Nocturia is nighttime urination a condition that can be disruptive, resulting feeling tired in the morning and finding it difficult to deal with stress.
Nocturia causes a person to wake more than usual at nite - in some cases having to go to the loo as many as five or six times.
Dr Mike Nicholls, a Urologist based at Entabeni Hospital in Durban, said half of all adults in the 50 to 59 age group will have nocturia.
He said it is common in 10 % in adults aged 40, to 80 % in those over 80. An increase in prostate size is one of the main contributors in men, while Menopause affects women.
The incidence of sleep disturbance/ disorders increase with age too, said Nicholls.
He said aside from the nighttime disruptions other symptoms include daytime urinary frequency, with urgency and a slow stream that may continue though the day.
Here are some tips Nicholls provides for symptoms and monitoring:
- First identify the cause.
- Make behaviour and lifestyle changes - restrict fluid two hours prior to bedtime, avoid diuretics like caffeine and alcohol in the evening, and control a chronic cough and constipation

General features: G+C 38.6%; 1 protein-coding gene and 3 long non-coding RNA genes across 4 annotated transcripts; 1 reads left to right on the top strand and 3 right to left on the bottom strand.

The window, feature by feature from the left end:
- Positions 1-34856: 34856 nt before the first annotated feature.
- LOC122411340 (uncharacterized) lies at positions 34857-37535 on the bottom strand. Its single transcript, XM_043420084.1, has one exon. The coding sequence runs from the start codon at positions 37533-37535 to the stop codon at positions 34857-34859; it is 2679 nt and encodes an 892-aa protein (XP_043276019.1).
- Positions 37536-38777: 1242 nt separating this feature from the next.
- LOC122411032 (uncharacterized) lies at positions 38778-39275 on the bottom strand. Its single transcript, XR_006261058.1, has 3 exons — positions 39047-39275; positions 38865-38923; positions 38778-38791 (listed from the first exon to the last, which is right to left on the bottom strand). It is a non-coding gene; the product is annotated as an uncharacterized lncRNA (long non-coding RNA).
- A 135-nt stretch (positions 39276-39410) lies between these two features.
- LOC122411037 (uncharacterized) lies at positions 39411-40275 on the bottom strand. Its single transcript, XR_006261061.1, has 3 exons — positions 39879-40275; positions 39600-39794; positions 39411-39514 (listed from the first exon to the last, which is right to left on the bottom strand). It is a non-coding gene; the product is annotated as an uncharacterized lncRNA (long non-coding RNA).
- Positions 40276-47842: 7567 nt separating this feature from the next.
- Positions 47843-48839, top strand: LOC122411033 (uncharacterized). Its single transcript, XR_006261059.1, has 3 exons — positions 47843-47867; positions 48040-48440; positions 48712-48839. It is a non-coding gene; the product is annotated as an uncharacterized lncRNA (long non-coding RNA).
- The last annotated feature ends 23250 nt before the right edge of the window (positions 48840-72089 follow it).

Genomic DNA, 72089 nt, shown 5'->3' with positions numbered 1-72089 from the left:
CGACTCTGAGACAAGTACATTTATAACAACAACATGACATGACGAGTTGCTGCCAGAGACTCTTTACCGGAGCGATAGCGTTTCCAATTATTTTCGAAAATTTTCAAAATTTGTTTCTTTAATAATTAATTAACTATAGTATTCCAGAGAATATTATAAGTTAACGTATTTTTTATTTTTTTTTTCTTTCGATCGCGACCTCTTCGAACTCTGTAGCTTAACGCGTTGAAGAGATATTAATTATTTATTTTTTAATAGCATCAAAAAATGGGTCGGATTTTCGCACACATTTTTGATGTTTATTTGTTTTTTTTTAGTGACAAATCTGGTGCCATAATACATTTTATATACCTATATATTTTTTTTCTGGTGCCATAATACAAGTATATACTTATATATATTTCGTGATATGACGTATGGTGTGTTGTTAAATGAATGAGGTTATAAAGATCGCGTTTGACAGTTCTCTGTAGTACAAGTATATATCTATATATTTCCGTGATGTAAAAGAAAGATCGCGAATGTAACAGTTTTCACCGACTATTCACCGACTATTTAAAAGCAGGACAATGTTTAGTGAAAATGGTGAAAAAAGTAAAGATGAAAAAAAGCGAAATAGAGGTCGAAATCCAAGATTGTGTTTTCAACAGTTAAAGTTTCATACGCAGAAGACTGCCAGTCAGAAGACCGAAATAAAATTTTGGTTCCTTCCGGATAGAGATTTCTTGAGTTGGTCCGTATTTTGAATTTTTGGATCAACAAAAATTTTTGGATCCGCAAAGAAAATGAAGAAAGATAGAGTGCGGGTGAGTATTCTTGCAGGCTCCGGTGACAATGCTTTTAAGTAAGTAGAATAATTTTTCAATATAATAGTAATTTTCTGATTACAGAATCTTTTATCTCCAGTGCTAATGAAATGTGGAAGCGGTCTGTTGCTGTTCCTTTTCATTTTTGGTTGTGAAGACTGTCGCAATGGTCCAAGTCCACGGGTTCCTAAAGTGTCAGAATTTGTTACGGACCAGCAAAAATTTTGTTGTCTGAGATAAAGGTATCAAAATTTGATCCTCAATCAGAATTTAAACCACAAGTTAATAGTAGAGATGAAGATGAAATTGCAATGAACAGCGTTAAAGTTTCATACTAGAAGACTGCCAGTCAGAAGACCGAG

- Keep a "Bladder Diary" - it can help quantify the problem and compare day and night time volumes.
- Nocturia is associated with profound decrease in quality of life: A range of sleep disturbances which will adversely affect daytime functioning. Lowered level of vitality, impairment of work, weight gain and impact on emotional health are some consequences. * The more serious consequences include increased risk of falls in the elderly and long term cardiac implications.
“One should see a health care practitioner to ensure there is no urinary tract infection. Further treatment may include physiotherapy, medication and surgery,” said Nicholls.